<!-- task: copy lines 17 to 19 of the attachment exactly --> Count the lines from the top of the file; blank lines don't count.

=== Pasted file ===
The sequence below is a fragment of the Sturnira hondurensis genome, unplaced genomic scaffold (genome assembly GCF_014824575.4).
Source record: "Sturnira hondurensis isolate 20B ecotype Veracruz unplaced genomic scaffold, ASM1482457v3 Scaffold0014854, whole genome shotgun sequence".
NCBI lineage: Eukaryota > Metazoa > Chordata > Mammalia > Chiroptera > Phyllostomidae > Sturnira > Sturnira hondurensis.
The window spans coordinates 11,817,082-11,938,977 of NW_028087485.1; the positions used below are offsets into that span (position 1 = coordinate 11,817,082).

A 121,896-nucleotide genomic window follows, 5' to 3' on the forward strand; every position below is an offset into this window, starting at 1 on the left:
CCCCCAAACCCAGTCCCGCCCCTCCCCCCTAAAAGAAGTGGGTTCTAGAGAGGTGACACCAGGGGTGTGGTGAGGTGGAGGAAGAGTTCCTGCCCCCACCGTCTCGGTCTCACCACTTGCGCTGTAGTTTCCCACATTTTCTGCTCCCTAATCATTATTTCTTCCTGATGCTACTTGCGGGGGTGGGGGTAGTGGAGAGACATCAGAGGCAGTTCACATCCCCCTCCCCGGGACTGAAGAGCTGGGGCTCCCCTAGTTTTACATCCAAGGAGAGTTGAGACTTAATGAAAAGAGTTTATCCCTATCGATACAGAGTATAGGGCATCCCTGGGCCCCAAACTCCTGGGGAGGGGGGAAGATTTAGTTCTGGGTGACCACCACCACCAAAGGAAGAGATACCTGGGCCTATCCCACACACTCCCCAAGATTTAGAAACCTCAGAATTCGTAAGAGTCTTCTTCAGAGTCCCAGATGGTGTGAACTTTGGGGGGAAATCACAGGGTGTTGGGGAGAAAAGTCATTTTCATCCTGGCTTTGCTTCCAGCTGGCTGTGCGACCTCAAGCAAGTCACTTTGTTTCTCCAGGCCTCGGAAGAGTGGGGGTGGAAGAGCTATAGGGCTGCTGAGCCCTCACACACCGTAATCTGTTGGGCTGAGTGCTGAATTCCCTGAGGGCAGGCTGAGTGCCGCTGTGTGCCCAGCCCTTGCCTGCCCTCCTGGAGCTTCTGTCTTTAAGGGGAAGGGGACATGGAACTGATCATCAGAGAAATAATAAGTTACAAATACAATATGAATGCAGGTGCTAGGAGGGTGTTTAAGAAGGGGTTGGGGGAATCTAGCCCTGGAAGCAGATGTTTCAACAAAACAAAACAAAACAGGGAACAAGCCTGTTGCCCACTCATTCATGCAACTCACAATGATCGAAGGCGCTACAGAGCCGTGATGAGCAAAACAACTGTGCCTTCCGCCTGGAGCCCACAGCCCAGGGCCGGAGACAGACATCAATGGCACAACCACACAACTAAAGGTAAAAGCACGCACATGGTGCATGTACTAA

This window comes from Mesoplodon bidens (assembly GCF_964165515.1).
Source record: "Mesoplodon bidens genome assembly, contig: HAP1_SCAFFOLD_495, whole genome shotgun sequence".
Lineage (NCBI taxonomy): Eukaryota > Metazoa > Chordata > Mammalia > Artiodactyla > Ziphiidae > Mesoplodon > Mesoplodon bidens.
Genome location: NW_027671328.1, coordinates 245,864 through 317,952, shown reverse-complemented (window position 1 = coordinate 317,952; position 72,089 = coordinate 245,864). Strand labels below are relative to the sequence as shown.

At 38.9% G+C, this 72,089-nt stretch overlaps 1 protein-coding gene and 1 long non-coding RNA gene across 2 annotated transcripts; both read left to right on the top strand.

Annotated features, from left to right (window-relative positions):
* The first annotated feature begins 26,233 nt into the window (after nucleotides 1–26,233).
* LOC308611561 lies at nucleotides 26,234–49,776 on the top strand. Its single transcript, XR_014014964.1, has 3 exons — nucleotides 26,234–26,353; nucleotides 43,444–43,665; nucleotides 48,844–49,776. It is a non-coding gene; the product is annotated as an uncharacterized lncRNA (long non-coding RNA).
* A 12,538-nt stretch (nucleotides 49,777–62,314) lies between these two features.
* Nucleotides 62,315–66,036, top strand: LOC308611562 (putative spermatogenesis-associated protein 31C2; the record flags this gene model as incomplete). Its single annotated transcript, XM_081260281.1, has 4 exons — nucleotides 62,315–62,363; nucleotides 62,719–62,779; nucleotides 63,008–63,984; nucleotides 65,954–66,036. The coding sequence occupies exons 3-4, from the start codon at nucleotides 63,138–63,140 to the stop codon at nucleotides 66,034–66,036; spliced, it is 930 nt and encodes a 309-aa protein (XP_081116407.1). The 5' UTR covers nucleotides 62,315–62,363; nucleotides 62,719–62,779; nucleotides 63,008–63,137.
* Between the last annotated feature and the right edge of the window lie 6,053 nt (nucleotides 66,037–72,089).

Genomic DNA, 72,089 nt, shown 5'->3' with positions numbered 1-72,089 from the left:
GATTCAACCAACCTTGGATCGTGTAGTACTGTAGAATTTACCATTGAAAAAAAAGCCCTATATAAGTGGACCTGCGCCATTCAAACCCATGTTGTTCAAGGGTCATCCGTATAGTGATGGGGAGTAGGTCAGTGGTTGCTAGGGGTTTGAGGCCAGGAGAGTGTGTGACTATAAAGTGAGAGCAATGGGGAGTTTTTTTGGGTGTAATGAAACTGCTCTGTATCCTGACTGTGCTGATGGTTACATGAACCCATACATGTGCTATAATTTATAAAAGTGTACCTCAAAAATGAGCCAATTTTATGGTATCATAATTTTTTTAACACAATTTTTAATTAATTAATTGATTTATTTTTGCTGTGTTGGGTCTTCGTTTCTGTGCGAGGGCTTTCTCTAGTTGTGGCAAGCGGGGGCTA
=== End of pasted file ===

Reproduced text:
* Between the last annotated feature and the right edge of the window lie 6,053 nt (nucleotides 66,037–72,089).

Genomic DNA, 72,089 nt, shown 5'->3' with positions numbered 1-72,089 from the left:
GATTCAACCAACCTTGGATCGTGTAGTACTGTAGAATTTACCATTGAAAAAAAAGCCCTATATAAGTGGACCTGCGCCATTCAAACCCATGTTGTTCAAGGGTCATCCGTATAGTGATGGGGAGTAGGTCAGTGGTTGCTAGGGGTTTGAGGCCAGGAGAGTGTGTGACTATAAAGTGAGAGCAATGGGGAGTTTTTTTGGGTGTAATGAAACTGCTCTGTATCCTGACTGTGCTGATGGTTACATGAACCCATACATGTGCTATAATTTATAAAAGTGTACCTCAAAAATGAGCCAATTTTATGGTATCATAATTTTTTTAACACAATTTTTAATTAATTAATTGATTTATTTTTGCTGTGTTGGGTCTTCGTTTCTGTGCGAGGGCTTTCTCTAGTTGTGGCAAGCGGGGGCTA